Becoming Human

  • There are two basic approaches to understanding how we develop our personalities – broadly defined as an individual’s relatively stable pattern of behaviours and feelings – and become members of the larger society
  • These are the biological approach and the environmental approach, traditionally referred to as the nature vs. nurture debate

o   The nature side of the debate holds that our actions and feelings stem from our biological roots

o   The nurture side of the debate argue that we are the product of our socialization

The Nature Argument: Being Born You

  • The science of sociobiology uses evolutionary theory and genetic inheritance to examine the biological roots of social behaviour
  • It began in the early 1960s and is associated with the animal behaviour studies of Nobel Prize winner Konrad Lorenz (1903-1989) and the research into the social behaviour of ants by two-time Pulitzer Prize winner Edward O. Wilson (1929-)
  • The core assertion of sociobiology is that social behaviour developed among humans, as with all organisms, has evolved over time to secure the survival of the species, the most important achievement for an organism is to leave as many offspring as possible
  • Those attributes (physical or behavioural) that help an individual’s ability to produce offspring are selected for, and those attributes that diminish an individual’s ability to produce offspring are selected against
  • Sociobiology has gained popularity in recent years under its new name: evolutionary psychology – argues that Darwinian inheritance can explain contemporary human behaviour

o   EX: the fact that the Achuar Indians of Ucuador have one of the world’s highest murder rates can be explained by the fact that killing is part of their culture and has been selected for over many generations

  • Empirical support for their overall assertion that human behaviour is determined by genetics remains contentious and has only limited support in the social services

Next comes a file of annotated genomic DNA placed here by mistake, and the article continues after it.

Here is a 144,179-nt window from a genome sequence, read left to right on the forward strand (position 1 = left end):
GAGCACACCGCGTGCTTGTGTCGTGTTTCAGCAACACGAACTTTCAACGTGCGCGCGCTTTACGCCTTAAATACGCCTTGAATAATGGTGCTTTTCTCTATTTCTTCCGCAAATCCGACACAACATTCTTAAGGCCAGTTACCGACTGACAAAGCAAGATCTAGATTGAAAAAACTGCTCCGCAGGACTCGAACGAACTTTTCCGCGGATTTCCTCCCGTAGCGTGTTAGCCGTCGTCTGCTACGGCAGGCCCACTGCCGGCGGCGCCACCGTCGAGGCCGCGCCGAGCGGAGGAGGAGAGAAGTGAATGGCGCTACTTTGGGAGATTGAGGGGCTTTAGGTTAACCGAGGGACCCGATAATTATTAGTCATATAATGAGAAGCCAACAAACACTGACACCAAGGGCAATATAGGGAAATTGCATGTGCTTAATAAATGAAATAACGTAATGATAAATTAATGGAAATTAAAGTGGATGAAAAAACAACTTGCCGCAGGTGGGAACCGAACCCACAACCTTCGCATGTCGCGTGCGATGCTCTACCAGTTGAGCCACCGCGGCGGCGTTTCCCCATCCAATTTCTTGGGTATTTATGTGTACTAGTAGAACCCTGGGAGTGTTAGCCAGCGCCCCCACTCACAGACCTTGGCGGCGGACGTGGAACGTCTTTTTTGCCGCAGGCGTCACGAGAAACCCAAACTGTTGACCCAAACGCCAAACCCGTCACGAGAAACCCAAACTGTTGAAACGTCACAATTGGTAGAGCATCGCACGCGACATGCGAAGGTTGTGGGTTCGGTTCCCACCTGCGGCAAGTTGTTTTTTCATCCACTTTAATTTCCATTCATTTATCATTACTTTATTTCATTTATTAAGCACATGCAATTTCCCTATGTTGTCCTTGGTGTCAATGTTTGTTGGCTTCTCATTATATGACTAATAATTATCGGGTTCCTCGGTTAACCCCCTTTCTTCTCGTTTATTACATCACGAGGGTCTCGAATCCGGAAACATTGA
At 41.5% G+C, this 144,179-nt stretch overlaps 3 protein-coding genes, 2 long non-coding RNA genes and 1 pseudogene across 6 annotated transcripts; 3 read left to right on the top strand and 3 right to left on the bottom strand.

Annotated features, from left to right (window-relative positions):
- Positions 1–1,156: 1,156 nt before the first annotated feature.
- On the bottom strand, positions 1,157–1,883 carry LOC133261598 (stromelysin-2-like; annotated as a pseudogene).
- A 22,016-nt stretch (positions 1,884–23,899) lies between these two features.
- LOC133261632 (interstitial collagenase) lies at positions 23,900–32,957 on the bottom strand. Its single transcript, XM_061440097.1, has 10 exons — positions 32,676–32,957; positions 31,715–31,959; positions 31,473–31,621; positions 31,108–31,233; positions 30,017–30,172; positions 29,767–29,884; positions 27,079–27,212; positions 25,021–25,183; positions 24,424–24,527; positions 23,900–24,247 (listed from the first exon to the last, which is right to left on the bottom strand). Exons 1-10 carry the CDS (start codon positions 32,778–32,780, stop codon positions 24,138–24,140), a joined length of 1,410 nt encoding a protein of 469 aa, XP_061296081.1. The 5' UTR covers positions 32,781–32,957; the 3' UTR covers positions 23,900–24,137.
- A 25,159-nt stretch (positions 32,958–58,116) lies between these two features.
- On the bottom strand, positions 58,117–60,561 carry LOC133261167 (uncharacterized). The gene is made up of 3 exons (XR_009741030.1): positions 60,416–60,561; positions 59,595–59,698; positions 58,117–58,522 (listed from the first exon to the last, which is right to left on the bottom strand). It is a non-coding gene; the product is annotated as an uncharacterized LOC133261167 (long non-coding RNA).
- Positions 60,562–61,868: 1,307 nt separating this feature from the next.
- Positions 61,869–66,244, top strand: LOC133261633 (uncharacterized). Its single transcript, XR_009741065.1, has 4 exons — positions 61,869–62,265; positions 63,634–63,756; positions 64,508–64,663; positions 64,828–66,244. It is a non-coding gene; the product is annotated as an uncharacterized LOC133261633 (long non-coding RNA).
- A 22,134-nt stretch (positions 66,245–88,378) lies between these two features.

• Our capacity to reflect on our own behaviour is one that social scientists believe must be fully recognized and appreciated
  • Sociologists remain committed to the belief that the factors influencing the people we become are defined not by nature, but by nurture

The Nurture Argument: Learning to be You

  • The most compelling argument to explain why sociologists believe that we become the people we are through social interaction is what happens when young children are isolated from human contact
  • Effects of Social Isolation: Anna Case Study

o   Anna was found in a farm house by a social worker. She was tied to a chair and was so severely undernourished she could barely stand on her own. It was discovered that she had been born out of wedlock to a mentally handicapped mother and kept in the attic by her grandfather because he was embarrassed by her illegitimacy. Deprived of normal human contact and receiving only minimal amount of care to keep her alive, Anna could not talk, walk, or do anything that demonstrated even basic intellectual capacity.

  • The importance of human interaction is obvious in light of such cases of children who have suffered from severe neglect
  • Sociologists could argue that social reality is constructed  by people every time they interact with others
  • Our genetic makeup (nature) gives us capacity to be social beings, but it is the process of social interaction (nurture) that enables us to develop that capacity

Development of Self: Sociological Insights

  • The self may be defined as “a composite of thoughts and feelings” from which we derive our “conception of who and what” we are
  • The self, or one’s identity, comprises a set of learned values and attitudes that develops through social interaction and defines one’s self image
  • Our self-image is in introspective composition of various features and attributes that we see ourselves as
  • The self is a key component of personality, defined above as an individual’s relatively stable pattern of behaviours and feelings
  • In healthy individuals, the personality and self join to give an individual the sense that he or she is unique and special

Imagining How Others See Us: C.H. Cooley

  • Cooley’s concept of the looking-glass self, whereby what we think of ourselves is influenced by how we imagine other people see us
  • To be aware of oneself, one must be aware of society